that and all the talk about people turning into gouls or windegos are only if they eat the same species (humans eating humans, elves eating elves, dwarves eating dwarves, half elves eating halfelves or humans or elves(assuming normal human/elf half elf), orc eating orc, exetra) so unless the party is a bunch of unicorns no canabalizm is ocuring for such effects to take place.

I would tend to agree, but Paizo has generally explicitly utilized, "eat a sentient creature" as an equivalent of, "cannibalism" - it's a sometimes-strange equivalency, but one that's worth noting when discussing such things.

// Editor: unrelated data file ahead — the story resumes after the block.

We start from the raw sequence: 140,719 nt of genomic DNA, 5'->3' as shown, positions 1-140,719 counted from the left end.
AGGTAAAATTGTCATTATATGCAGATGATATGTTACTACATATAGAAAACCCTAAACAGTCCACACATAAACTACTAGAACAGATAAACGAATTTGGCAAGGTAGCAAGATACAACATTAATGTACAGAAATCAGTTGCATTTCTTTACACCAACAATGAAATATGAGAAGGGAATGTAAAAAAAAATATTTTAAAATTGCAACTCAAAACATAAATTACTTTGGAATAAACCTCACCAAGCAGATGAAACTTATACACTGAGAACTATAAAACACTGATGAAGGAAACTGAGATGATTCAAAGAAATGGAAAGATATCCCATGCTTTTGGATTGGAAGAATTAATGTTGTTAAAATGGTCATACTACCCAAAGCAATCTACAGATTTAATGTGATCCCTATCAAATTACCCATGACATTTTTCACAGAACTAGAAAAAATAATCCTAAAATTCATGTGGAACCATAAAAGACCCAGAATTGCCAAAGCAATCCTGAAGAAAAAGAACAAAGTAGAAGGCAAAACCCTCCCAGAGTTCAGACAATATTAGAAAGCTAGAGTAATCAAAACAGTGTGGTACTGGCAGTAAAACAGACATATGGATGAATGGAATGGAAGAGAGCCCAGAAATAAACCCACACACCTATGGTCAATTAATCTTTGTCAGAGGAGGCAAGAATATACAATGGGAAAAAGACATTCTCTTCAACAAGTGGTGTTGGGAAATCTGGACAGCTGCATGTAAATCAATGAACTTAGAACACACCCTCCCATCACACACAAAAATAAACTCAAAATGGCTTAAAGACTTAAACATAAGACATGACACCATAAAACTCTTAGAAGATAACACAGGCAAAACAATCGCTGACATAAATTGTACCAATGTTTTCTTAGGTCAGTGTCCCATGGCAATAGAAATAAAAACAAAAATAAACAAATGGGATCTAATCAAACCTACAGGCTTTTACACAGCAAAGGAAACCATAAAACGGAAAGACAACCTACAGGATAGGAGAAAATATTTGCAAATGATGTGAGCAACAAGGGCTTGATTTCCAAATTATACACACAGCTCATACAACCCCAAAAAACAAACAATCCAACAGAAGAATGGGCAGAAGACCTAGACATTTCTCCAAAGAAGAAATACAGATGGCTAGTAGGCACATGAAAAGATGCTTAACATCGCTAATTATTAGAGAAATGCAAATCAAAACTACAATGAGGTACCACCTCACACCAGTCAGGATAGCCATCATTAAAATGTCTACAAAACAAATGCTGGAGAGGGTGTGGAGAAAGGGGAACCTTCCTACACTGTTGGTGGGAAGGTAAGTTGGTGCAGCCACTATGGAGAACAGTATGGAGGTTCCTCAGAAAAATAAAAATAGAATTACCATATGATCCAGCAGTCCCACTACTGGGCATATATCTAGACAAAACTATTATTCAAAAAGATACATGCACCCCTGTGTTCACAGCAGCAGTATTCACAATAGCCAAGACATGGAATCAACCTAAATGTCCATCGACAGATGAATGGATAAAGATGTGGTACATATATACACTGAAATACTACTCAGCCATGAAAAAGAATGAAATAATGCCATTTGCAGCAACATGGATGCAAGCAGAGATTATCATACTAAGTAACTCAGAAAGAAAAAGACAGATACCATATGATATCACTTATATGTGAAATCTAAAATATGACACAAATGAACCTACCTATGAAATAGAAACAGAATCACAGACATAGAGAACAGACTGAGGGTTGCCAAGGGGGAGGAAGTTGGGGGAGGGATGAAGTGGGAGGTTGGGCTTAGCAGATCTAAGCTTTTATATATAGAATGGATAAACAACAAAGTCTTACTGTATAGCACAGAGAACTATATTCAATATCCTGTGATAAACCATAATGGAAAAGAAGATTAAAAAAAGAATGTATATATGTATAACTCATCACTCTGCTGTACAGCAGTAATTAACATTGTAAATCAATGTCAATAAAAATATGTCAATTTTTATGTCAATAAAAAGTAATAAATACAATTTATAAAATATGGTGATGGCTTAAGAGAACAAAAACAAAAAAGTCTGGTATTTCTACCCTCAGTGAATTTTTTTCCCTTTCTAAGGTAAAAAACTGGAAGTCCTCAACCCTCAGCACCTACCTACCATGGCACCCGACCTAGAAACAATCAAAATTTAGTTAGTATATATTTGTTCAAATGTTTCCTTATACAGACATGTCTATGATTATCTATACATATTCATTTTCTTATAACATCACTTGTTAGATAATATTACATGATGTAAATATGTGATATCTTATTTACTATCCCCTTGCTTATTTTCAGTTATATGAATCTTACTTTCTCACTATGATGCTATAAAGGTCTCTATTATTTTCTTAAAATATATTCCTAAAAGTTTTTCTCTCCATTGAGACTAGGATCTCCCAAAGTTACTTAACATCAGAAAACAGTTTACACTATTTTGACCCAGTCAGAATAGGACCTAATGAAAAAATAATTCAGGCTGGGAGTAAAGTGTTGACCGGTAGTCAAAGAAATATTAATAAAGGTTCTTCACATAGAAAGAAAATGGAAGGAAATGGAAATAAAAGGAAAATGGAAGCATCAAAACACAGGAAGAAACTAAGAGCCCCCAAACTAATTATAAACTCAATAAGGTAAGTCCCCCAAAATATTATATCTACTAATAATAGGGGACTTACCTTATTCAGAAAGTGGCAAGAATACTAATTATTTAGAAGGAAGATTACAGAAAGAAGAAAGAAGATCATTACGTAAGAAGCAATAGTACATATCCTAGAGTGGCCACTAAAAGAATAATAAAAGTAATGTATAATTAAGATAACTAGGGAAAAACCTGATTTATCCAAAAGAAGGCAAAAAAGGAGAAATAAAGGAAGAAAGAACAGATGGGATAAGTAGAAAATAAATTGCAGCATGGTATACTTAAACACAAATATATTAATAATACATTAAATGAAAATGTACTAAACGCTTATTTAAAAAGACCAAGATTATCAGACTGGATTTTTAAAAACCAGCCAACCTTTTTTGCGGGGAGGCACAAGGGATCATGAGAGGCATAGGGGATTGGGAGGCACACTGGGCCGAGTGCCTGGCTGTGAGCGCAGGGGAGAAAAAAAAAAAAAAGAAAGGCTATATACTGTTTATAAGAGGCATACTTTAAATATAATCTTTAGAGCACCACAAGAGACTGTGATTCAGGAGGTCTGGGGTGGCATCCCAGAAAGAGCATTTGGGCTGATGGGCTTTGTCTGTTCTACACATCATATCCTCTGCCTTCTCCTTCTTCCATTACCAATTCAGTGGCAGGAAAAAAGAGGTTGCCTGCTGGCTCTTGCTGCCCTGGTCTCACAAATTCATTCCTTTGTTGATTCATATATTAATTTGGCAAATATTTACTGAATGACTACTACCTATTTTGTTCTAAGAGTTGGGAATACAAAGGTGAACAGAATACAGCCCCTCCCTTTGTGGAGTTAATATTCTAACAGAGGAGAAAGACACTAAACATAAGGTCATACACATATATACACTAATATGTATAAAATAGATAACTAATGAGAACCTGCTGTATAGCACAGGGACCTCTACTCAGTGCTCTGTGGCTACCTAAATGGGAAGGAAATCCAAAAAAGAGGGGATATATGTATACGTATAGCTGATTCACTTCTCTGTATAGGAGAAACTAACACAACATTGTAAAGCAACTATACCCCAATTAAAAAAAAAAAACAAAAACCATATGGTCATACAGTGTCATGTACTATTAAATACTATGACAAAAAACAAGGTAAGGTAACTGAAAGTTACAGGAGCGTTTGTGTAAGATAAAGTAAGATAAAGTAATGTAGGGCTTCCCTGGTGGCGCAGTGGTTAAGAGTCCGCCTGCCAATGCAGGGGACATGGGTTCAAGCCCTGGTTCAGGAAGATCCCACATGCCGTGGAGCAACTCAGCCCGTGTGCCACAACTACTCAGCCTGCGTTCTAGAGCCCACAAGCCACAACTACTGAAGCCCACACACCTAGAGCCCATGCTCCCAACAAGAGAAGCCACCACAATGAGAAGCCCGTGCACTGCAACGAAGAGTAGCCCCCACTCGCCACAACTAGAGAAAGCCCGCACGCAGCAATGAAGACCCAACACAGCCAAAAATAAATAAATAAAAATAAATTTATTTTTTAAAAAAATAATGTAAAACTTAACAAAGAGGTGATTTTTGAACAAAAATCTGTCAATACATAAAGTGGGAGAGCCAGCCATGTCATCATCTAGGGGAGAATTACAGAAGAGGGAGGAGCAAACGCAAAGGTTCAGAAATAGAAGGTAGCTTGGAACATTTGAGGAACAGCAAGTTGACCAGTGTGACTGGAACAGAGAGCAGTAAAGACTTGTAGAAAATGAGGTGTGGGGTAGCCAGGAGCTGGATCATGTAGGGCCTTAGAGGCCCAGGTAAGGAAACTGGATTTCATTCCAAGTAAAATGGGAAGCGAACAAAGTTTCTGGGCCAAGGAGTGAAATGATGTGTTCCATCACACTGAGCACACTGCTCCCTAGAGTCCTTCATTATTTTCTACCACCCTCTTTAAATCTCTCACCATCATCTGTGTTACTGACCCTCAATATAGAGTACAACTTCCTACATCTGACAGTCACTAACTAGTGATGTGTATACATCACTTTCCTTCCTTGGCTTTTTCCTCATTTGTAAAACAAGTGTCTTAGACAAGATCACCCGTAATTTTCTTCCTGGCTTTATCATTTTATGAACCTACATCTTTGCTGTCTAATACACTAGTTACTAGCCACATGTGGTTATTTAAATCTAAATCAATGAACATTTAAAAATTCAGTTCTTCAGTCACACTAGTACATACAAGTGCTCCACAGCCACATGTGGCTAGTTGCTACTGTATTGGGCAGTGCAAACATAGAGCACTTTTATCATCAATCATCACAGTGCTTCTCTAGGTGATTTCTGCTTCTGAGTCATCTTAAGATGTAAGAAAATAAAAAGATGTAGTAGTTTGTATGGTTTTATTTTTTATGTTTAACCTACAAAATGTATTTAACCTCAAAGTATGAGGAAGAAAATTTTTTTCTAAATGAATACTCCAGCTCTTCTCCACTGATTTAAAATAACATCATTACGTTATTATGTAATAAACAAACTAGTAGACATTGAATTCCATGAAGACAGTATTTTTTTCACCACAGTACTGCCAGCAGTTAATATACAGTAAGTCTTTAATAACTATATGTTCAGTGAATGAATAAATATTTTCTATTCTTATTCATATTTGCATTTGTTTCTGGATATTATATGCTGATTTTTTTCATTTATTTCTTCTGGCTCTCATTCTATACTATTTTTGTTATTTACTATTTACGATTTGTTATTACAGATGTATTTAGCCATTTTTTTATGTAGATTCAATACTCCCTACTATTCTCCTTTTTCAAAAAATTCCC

The ultimate reason, I'm guessing, is two-fold: to explicitly prevent murdering "other" sentient creatures for the sake of food or some-such (trying to rein in the tendency toward anarchy by the old concept of 'murderhobo' PCs), as well as a meta- (or something, I don't know) concepts such as helping explain the prevalence of things like the ghoul-disease or wendigo-curse.

Beyond that, I'm uncertain that creatures like an elf eating an orc or human wouldn't be cannibalism. Both elves* and orcs are known to be able to create progeny with humans - that means there has to be at least some sort of link between the two (and things dragon-spawn could be would nearly have to be the result of, say, magical transformation - or eldritch ritual** or some-such similar thing -, thus physically restructuring themselves into newly biologically compatible forms**).